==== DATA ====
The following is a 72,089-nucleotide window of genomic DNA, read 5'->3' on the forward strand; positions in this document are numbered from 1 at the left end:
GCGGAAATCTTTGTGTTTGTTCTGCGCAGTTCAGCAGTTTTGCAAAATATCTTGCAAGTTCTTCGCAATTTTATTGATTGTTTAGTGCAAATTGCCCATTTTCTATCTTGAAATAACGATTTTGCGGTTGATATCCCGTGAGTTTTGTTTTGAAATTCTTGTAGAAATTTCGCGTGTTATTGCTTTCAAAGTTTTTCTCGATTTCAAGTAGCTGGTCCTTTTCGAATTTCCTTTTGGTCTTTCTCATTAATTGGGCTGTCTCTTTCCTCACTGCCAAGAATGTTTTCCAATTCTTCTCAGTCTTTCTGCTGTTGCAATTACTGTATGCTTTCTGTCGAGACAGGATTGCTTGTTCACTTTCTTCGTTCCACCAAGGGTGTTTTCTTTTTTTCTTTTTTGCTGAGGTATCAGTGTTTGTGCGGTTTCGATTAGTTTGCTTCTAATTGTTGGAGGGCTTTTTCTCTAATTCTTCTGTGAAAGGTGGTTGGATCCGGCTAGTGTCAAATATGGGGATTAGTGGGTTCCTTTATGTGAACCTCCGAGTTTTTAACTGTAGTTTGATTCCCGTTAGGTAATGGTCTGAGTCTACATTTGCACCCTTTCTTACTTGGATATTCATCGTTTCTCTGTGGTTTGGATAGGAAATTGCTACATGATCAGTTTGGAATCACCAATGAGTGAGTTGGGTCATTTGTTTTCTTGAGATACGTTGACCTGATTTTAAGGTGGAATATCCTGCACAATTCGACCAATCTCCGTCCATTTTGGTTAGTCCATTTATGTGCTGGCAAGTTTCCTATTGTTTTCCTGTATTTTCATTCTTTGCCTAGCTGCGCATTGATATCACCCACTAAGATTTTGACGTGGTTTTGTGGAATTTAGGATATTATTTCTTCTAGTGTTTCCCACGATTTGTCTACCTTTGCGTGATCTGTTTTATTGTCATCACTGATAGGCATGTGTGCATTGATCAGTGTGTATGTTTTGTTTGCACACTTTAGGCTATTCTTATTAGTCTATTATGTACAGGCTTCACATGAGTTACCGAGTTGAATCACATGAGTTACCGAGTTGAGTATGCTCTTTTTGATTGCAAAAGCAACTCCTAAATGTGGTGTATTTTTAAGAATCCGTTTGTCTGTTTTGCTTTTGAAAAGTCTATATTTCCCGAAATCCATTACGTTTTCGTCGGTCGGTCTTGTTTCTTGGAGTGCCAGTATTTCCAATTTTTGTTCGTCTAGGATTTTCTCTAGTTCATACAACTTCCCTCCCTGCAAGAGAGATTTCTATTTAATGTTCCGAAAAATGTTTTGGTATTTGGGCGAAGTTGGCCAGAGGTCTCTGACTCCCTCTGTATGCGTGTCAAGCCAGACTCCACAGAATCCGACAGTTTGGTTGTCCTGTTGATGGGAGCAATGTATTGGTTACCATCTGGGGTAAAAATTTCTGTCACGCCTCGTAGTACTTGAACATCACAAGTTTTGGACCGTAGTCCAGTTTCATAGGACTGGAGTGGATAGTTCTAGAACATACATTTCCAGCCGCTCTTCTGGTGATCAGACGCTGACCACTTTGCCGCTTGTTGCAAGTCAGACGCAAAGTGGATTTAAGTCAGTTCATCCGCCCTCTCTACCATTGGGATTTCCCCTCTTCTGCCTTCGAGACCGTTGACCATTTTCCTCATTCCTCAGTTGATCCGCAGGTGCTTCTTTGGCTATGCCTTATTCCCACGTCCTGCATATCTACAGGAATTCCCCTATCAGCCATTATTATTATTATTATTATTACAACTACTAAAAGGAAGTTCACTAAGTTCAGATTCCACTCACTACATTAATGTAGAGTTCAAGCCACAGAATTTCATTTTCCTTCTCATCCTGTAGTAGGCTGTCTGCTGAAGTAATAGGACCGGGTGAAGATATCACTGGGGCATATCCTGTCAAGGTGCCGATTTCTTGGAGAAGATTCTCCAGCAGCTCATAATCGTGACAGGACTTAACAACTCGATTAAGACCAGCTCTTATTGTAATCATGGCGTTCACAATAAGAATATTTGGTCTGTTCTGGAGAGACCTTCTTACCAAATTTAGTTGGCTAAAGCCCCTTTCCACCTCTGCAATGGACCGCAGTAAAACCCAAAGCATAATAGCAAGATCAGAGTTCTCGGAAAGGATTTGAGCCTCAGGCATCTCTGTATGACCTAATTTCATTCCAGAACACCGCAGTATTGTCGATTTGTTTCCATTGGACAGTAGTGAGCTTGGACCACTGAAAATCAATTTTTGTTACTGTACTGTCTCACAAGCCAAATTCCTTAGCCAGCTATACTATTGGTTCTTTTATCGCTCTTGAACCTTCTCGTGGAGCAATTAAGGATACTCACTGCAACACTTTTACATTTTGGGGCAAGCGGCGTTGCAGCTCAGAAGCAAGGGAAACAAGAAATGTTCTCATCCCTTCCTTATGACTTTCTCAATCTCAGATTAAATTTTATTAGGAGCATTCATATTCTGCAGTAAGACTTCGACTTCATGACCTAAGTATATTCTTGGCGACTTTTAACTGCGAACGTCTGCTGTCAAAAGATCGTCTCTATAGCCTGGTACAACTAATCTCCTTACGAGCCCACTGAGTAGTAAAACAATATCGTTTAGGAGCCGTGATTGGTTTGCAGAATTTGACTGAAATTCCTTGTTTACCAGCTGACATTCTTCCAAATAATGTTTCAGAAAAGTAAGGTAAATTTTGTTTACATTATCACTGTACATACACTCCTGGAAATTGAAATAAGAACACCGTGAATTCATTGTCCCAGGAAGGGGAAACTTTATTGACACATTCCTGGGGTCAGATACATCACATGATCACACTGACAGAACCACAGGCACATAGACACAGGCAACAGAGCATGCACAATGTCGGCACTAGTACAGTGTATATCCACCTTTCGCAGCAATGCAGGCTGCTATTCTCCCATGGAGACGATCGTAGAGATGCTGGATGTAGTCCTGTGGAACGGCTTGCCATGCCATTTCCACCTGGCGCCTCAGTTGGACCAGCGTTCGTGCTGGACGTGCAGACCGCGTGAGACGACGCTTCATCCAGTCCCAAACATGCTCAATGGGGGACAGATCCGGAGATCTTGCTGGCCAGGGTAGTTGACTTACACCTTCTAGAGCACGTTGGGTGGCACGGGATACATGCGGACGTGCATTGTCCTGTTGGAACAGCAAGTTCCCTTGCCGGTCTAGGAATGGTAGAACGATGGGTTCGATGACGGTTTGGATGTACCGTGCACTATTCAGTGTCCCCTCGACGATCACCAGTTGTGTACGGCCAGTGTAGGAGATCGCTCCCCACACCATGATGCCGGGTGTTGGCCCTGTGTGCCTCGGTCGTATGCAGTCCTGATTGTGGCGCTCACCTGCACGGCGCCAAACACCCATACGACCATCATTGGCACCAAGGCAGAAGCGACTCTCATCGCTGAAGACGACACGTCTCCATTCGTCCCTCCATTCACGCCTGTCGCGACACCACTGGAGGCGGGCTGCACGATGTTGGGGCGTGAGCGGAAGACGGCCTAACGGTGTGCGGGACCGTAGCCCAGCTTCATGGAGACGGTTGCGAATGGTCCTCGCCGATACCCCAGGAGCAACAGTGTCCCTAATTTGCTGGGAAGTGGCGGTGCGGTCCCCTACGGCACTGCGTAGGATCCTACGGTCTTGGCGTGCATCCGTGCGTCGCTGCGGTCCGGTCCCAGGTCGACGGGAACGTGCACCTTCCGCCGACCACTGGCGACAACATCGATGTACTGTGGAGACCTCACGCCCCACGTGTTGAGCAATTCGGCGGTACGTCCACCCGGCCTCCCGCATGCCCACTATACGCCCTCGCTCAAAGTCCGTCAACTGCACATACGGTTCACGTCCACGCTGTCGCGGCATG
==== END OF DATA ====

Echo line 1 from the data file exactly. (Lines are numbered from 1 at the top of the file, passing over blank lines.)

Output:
The following is a 72,089-nucleotide window of genomic DNA, read 5'->3' on the forward strand; positions in this document are numbered from 1 at the left end: